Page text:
Managers have responded to the decline in margins by cutting their own costs, particularly on the operational or back-office side, with explorations of the use of blockchain, artificial intelligence and machine learning to create economies of scale.
So why not undertake a similar review of how fees could be restructured to remain competitive while also maintaining, or even improving, margins? The inertia among most managers is the result of a long-running bull equity market that has provided sustained asset growth, said sources, but that won't last forever.
"Those that already have scale have been sitting in beta that's been about 15%," said Douglas Eu, Los Angeles-based CEO-U.S. of Allianz Global Investors. "That's just because the market gave those returns. If beta doesn't hold up, how will the business sustain that business model?"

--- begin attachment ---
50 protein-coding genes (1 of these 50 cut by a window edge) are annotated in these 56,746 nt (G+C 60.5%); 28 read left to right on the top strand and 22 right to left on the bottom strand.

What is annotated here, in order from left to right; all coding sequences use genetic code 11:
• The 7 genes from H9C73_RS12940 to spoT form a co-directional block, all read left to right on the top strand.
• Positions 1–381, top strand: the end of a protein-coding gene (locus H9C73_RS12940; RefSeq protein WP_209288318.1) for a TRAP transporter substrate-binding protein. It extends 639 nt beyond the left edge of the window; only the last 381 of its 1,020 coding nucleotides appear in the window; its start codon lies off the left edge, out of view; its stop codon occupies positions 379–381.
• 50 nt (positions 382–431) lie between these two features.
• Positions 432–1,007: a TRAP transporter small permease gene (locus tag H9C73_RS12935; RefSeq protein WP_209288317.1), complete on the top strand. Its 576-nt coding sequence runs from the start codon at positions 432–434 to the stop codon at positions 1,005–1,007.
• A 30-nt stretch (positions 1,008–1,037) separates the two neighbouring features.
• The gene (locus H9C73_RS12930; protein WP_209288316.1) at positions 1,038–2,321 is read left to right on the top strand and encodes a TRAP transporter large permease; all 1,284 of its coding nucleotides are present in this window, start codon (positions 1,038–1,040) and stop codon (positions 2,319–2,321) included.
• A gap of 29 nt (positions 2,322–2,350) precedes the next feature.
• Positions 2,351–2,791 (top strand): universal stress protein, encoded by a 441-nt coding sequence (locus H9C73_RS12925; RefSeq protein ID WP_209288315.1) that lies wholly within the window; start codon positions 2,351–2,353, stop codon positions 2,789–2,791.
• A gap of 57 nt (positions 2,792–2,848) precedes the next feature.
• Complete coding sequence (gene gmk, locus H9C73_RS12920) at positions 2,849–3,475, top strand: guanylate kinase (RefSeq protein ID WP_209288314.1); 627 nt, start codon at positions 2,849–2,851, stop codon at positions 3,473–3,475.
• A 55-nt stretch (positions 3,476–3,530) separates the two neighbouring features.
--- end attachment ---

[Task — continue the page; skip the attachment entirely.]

And it's not just managers' inertia. Divyesh Hindocha, London-based senior investment consultant at Mercer LLC, said most asset owners "are comfortable with the current bargain — high fees and taking the alpha. That will continue for a long time."
Additionally, Andrew McCollum, managing director, investment management, at Greenwich Associates LLC, Stamford, Conn., said fears of change among fiduciaries and manager issues like the internal complexity of making such a structural change, along with the lack of innovation in fee structures in general, makes such change difficult.
The changes managers have done have been incremental, said Mr. McCollum. For example, using fulcrum fees — variable fees used in retail mutual funds — and applying them to institutional portfolios, as Fidelity International has done with 10 equity strategies, or instituting fees based exclusively on beating a benchmark, as is now being offered by Allianz Global Investors with three institutional products.
Mr. McCollum said alternatives firms have been offering performance-only fee structures, "but now you see traditional asset managers and big multiasset-class firms beginning to do this. And that's new."